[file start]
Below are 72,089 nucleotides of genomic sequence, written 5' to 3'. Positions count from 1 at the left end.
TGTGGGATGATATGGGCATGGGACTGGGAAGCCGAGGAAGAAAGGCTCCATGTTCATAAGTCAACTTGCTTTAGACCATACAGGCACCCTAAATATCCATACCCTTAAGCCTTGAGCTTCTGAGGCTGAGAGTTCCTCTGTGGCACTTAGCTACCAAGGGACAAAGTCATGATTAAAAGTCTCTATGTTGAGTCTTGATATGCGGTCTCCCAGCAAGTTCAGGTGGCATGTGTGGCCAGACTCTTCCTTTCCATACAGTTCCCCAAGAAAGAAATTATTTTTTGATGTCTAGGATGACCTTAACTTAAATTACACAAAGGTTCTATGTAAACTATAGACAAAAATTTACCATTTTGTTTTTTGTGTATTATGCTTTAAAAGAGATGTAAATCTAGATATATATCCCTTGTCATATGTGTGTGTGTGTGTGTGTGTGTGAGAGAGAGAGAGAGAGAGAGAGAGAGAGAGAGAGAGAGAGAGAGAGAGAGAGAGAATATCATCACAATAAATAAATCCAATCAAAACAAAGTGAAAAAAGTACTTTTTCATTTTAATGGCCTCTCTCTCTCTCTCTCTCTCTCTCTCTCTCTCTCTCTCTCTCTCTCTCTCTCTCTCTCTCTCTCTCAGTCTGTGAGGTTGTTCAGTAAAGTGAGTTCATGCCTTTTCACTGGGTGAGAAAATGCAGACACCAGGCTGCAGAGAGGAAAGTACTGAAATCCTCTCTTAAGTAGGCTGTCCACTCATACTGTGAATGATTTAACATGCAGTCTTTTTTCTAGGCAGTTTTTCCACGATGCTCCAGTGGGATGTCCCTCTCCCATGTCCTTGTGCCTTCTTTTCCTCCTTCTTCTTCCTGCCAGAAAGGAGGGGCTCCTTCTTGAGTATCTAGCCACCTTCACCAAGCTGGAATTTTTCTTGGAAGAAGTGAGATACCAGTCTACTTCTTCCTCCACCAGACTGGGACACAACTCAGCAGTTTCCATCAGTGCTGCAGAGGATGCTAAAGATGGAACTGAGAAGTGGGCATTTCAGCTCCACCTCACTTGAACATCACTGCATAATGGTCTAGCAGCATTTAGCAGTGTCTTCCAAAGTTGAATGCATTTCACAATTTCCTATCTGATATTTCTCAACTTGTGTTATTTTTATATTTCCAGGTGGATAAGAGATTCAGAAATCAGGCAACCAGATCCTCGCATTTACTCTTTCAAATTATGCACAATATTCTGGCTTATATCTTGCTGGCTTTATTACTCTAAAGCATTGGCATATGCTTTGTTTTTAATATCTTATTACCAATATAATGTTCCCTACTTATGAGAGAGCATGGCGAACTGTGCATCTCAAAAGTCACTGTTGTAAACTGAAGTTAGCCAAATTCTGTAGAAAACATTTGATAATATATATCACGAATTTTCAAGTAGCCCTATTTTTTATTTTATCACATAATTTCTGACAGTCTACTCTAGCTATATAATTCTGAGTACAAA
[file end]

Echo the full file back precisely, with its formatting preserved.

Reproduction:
Below are 72,089 nucleotides of genomic sequence, written 5' to 3'. Positions count from 1 at the left end.
TGTGGGATGATATGGGCATGGGACTGGGAAGCCGAGGAAGAAAGGCTCCATGTTCATAAGTCAACTTGCTTTAGACCATACAGGCACCCTAAATATCCATACCCTTAAGCCTTGAGCTTCTGAGGCTGAGAGTTCCTCTGTGGCACTTAGCTACCAAGGGACAAAGTCATGATTAAAAGTCTCTATGTTGAGTCTTGATATGCGGTCTCCCAGCAAGTTCAGGTGGCATGTGTGGCCAGACTCTTCCTTTCCATACAGTTCCCCAAGAAAGAAATTATTTTTTGATGTCTAGGATGACCTTAACTTAAATTACACAAAGGTTCTATGTAAACTATAGACAAAAATTTACCATTTTGTTTTTTGTGTATTATGCTTTAAAAGAGATGTAAATCTAGATATATATCCCTTGTCATATGTGTGTGTGTGTGTGTGTGTGTGAGAGAGAGAGAGAGAGAGAGAGAGAGAGAGAGAGAGAGAGAGAGAGAGAGAGAGAATATCATCACAATAAATAAATCCAATCAAAACAAAGTGAAAAAAGTACTTTTTCATTTTAATGGCCTCTCTCTCTCTCTCTCTCTCTCTCTCTCTCTCTCTCTCTCTCTCTCTCTCTCTCTCTCTCTCTCTCAGTCTGTGAGGTTGTTCAGTAAAGTGAGTTCATGCCTTTTCACTGGGTGAGAAAATGCAGACACCAGGCTGCAGAGAGGAAAGTACTGAAATCCTCTCTTAAGTAGGCTGTCCACTCATACTGTGAATGATTTAACATGCAGTCTTTTTTCTAGGCAGTTTTTCCACGATGCTCCAGTGGGATGTCCCTCTCCCATGTCCTTGTGCCTTCTTTTCCTCCTTCTTCTTCCTGCCAGAAAGGAGGGGCTCCTTCTTGAGTATCTAGCCACCTTCACCAAGCTGGAATTTTTCTTGGAAGAAGTGAGATACCAGTCTACTTCTTCCTCCACCAGACTGGGACACAACTCAGCAGTTTCCATCAGTGCTGCAGAGGATGCTAAAGATGGAACTGAGAAGTGGGCATTTCAGCTCCACCTCACTTGAACATCACTGCATAATGGTCTAGCAGCATTTAGCAGTGTCTTCCAAAGTTGAATGCATTTCACAATTTCCTATCTGATATTTCTCAACTTGTGTTATTTTTATATTTCCAGGTGGATAAGAGATTCAGAAATCAGGCAACCAGATCCTCGCATTTACTCTTTCAAATTATGCACAATATTCTGGCTTATATCTTGCTGGCTTTATTACTCTAAAGCATTGGCATATGCTTTGTTTTTAATATCTTATTACCAATATAATGTTCCCTACTTATGAGAGAGCATGGCGAACTGTGCATCTCAAAAGTCACTGTTGTAAACTGAAGTTAGCCAAATTCTGTAGAAAACATTTGATAATATATATCACGAATTTTCAAGTAGCCCTATTTTTTATTTTATCACATAATTTCTGACAGTCTACTCTAGCTATATAATTCTGAGTACAAA